The number of COVID-19 fatalities in Massachusetts surged upwards Tuesday as the state reported the deaths of 96 residents and the number of confirmed cases in the Bay State surpassed 15,000.
The 96 deaths reported Tuesday is nearly three times as many as had been reported in a single day up until this point, though the state noted that Tuesday's daily update "reflect[s] deaths occurring over the weekend and the past 24 hours." The state had already reported 24 deaths on Saturday and 15 deaths Sunday.
So far, the highly-contagious coronavirus has claimed the lives of 356 people in Massachusetts. By comparison, there were 262 firearm deaths in the state throughout 2017, according to the U.S. Centers for Disease Control.
The Department of Public Health said Tuesday that there are now 15,202 confirmed cases of COVID-19 in Massachusetts, an increase of 1,365 or about 9.8 percent from Monday. Between midday Monday and midday Tuesday, an additional 4,915 new tests were conducted. A grand total of 81,344 residents have been tested.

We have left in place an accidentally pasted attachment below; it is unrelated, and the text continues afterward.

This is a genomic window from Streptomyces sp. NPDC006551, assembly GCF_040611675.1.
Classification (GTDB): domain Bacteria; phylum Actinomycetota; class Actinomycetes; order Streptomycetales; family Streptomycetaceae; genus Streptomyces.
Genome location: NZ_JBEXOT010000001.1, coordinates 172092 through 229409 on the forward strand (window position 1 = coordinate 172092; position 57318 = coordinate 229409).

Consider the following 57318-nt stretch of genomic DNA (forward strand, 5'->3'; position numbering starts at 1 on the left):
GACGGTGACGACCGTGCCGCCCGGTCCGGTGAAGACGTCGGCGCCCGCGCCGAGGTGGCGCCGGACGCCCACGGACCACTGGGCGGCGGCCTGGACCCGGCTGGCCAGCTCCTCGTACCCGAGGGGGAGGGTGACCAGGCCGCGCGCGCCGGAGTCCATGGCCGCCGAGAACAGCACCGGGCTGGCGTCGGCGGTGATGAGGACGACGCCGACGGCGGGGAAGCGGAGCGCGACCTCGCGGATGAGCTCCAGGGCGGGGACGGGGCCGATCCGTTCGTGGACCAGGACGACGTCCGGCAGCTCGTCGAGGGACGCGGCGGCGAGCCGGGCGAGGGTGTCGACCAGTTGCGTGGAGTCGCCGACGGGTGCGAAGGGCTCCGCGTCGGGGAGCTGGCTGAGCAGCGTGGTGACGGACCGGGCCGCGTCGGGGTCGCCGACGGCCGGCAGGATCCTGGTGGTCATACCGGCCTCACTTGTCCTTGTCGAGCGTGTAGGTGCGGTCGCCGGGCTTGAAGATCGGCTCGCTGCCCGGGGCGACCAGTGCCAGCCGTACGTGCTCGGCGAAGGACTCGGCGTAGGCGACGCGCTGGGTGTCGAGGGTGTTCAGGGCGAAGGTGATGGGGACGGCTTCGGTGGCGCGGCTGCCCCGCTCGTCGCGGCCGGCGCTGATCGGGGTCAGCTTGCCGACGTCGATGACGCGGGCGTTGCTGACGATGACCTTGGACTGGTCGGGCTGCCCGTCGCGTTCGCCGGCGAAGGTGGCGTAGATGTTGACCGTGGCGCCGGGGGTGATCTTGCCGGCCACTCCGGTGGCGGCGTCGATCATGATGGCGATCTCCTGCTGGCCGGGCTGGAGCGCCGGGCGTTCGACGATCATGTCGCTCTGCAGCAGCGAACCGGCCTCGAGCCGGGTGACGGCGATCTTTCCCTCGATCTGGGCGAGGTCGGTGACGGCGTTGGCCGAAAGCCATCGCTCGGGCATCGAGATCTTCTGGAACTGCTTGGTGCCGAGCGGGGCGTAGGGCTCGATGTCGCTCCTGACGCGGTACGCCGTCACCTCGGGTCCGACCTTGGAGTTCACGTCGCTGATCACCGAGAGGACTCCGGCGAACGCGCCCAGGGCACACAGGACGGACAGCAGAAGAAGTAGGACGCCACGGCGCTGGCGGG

Nearly 1,000 of the state's COVID-19 cases are among residents or employees at long-term care facilities. DPH reported Tuesday that 958 residents or workers had tested positive and that COVID-19 has been detected at 129 long-term care facilities around the state.
With the expected surge in COVID-19 patients requiring hospitalization hitting as soon as Friday, the state on Tuesday issued guidance to help providers make the grim choice about which patients to prioritize if resources won't allow for the same level of care for all patients, advising the doctors treat the young and most likely to survive first.
The governor announced Tuesday a plan to invest another $800 million in the state's health care industry -- supplementing $840 million in previously announced assistance -- as the state works to bulk up its front line of defense against the forthcoming surge.
State lawmakers and a panel of economists had planned hold a virtual roundtable to begin to understand the full economic impact of the coronavirus pandemic, but technological bugs sank that plan. Instead, state budget managers will regroup for the roundtable next Tuesday.